Author Topic: What are These? Can you Help Solve a Mystery?  (Read 69996 times)

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Offline winterwren

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Re: What are These? Can you Help Solve a Mystery?
« Reply #30 on: October 09, 2010, 09:35:31 PM »
Passerine: I guess what I'm saying is that there may have been confusion somewhere, as the story got passed on, between the mom brooding and the chicks being brooded? the bird in your picture looks chick-like to me. The downy head, and what looks like partially grown feathers, and the size, make it look like a chick of the grouse family. If it is not, if THIS bird is sitting on eggs, then I really have no idea what it is and I'd love to learn more.
 :ecsmile

 

Offline luvthebirds

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Re: What are These? Can you Help Solve a Mystery?
« Reply #31 on: October 09, 2010, 10:03:57 PM »
We often see miner's lettuce when hiking the trails in Marin County here in No. California.  :ecsmile
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Offline birdvoyer

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Re: What are These? Can you Help Solve a Mystery?
« Reply #32 on: October 10, 2010, 07:55:26 AM »
Okay, now I am wondering if we have really solved the mystery of passerine's photo. I agree with wren, that passerine's bird  looks like a baby. Also, when I went back and compared the photo to the image at whatbird.com website, passerine's photo did not look at all like the adult, but possibly the babies?

Info from whatbird.com: (the image is copyright protected)


http://identify.whatbird.com/obj/1108/_/Sooty_Grouse.aspx

And the adult female from birdweb.org:



One other question I have is concerning the differences in two different images of the Siberian miner's lettuce. Blue's is totally different from the other.

 :puzzled2

(btw, passerine, I love this thread. Fun and interesting)

Offline passerine

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Re: What are These? Can you Help Solve a Mystery?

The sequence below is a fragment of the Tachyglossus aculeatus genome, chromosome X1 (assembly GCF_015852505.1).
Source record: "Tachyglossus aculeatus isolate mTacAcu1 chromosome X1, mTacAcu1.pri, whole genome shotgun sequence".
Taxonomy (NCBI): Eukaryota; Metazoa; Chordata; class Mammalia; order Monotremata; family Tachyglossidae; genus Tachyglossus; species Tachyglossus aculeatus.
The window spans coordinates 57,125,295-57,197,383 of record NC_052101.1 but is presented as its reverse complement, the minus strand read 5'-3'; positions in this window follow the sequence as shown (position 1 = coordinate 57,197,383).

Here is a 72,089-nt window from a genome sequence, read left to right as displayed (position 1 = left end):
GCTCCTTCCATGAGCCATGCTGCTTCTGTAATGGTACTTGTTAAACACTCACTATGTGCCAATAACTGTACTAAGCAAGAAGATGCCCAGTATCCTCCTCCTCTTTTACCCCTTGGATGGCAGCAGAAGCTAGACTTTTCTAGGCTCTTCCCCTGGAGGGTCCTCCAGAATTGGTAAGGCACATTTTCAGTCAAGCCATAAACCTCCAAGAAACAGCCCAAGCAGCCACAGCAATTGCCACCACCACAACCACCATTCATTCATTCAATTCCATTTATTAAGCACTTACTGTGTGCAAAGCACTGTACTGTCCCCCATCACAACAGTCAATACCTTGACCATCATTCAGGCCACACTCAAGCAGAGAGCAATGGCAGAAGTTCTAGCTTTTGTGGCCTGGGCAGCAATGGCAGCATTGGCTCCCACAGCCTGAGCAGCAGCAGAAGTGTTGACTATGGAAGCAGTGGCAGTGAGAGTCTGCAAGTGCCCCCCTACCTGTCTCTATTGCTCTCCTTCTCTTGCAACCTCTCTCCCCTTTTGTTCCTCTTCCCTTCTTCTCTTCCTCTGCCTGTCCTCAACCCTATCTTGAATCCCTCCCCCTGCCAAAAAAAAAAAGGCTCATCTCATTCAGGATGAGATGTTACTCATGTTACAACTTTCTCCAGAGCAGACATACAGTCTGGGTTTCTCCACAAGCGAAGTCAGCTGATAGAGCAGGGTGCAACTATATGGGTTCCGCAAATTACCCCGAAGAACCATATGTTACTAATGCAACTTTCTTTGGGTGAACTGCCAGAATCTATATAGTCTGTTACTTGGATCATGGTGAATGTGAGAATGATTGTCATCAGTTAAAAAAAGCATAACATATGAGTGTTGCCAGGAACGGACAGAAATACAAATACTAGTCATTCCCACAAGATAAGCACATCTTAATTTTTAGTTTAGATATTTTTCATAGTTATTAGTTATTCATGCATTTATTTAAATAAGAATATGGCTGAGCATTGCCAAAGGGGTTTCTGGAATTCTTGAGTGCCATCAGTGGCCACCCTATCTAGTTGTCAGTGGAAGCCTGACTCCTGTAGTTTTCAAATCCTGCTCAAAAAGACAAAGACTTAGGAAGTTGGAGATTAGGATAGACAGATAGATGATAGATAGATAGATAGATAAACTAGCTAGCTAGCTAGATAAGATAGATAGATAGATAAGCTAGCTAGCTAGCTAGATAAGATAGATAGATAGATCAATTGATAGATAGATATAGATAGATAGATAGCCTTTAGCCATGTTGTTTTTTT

« Reply #33 on: October 10, 2010, 08:18:19 AM »
Wren i do believe you are right, my dgt. either misunderstood what she seen or i wasn't paying attention to what she said, the latter very possible. :really

Now i'm thinking like BV he's a Sooty Grouse or at least the grouse family, BUT he is a baby. Most likely close to the the same age as wrens ptarmigan.

Family-Turkeys and Grouse (Phasianidae)    Order- galliformes (that info from BVs above link)

So do we still think she/he's a Sooty only a youngin?

We have the plants - cleavers, Galium aparine & miner's lettuce. :thumbup:

Offline passerine

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Re: What are These? Can you Help Solve a Mystery?
« Reply #34 on: October 10, 2010, 08:22:59 AM »
One other question I have is concerning the differences in two different images of the Siberian miner's lettuce. Blue's is totally different from the other.
:puzzled2

Blue picture is totally different......Blue wrote this with the pic:
Quote
Nearly as common here is Miners' Lettuce, Claytonia perfoliata which also has 2 opposite leaves which are usually fused, forming a disk around the stem.

Offline birdvoyer

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Re: What are These? Can you Help Solve a Mystery?
« Reply #35 on: October 10, 2010, 08:34:21 AM »
 :blush Oooops, I guess I missed an important sentence. Thanks for pointing my nose in the right direction. I don't make a very good detective, do I?   :ecrolleyes

Offline passerine

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Re: What are These? Can you Help Solve a Mystery?
« Reply #36 on: October 10, 2010, 08:44:53 AM »
BV :heart

Offline nautilus

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Re: What are These? Can you Help Solve a Mystery?
« Reply #37 on: October 10, 2010, 12:39:03 PM »
Re: grouse/ptarmigan chick

Maybe it was "brooding" its own Dudley.  :ecwink

Just for the awww factor, here's another photo of a grouse chick, which are more common in forests,